Homeless shelter CEO leaving post
Rader plans to help out during transition phase
FAYETTEVILLE — Now that 7 Hills Homeless Center has gotten its feet under it and has a plan for the future its chief executive officer has decided to move onto something new.
Bill Rader, who has served as head of the organization since May 2015, told the 7 Hills board of his intention to leave within six months. Rader wants to stick around to help guide his replacement during the transition.
The organization was in shambles before Rader took over. Yearly expenses exceeded revenue and it was hundreds of thousands of dollars in debt. Money was going out but not coming in. The grant management was in disarray, locking up thousands more in receivable money. The organization struggled to make payroll. Its programs for supportive housing, veterans services and the day center operated like three separate entities. The previous administration misrepresented the organization’s dire straits to the board.
Rader made it his mission to change all that.
“There was no leadership. There was no vision. There was no strategy,” he said. “It was very much day-by-day where there’s a thousand plates spinning in the air. When one plate spins out, it starts this cascade effect. It had started cascading before we got here.”
Rader and Chief Operations Officer Charity Stillings got to work, making cuts
and eventually reducing the budget from $2.8 million to $1.5 million, while still serving a growing homeless population. This year’s survey from the University of Arkansas Community and Family Institute found 2,951 people live without residences of their own in Northwest Arkansas. The number was about 500 more than the year before and double from a decade ago.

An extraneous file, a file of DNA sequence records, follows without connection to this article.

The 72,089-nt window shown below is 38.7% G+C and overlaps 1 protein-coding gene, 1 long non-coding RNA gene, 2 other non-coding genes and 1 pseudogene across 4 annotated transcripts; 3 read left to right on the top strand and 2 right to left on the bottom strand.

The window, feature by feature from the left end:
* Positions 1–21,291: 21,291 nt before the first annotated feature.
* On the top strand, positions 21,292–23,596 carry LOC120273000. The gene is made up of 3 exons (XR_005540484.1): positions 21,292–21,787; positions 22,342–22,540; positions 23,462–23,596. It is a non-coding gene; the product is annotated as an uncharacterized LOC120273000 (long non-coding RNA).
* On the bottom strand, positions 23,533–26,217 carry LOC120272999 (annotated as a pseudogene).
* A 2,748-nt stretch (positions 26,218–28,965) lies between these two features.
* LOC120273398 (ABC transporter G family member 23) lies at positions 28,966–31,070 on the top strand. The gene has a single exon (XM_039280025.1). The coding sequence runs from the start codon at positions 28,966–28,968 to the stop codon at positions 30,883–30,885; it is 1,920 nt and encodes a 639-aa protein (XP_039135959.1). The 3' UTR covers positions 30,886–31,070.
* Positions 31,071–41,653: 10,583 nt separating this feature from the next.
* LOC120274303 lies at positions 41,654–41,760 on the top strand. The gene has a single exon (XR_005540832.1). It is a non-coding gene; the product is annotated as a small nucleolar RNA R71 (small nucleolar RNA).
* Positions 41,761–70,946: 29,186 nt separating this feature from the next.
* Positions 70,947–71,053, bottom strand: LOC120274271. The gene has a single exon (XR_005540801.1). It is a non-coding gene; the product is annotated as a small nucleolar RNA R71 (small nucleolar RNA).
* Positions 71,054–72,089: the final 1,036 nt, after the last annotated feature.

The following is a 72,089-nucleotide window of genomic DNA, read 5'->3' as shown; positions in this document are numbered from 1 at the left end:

7 Hills has strengthened its ties to the business and church community. In May, it received a $325,000 “angel investment” on property it purchased in 2013 for the Day Center. The balloon payment, meaning payback of the loan was due at a certain time rather than in monthly installments, threatened to shut down the organization. Now, 7 Hills owes the investor group who made the payment, rather than a bank, with monthly payments it can afford under a lower interest rate. The investors have chosen to remain anonymous.
Lynn Carver, 7 Hills board chairwoman, said Rader had a necessary skill set, raised morale and focused the community’s attention on not only homelessness but the organization’s internal problems.
“I couldn’t see what we could do past closing our doors,” she said. “That was problematic, first of all, because of the people who rely on our services. But also, what do you do with buildings and how do you pay off a debt if you’re going bankrupt?”
The city also started supporting the organization. The City Council made a onetime dedication of $103,000 to keep the lights on at the Walker supportive housing community. The council in February also committed to 7 Hills $25,000 per month, renewable up to six months, totaling $150,000.
Mayor Lioneld Jordan said Rader came along as a stabilizing force who spoke honestly to city officials.
“We just didn’t have a whole lot of dealings with 7 Hills,” Jordan said. “I mean, I always supported 7 Hills, but really with the finances and what kind of shape they were in, I really did not know that until Billy came on the scene and said, ‘We’ve got to make some changes here.’”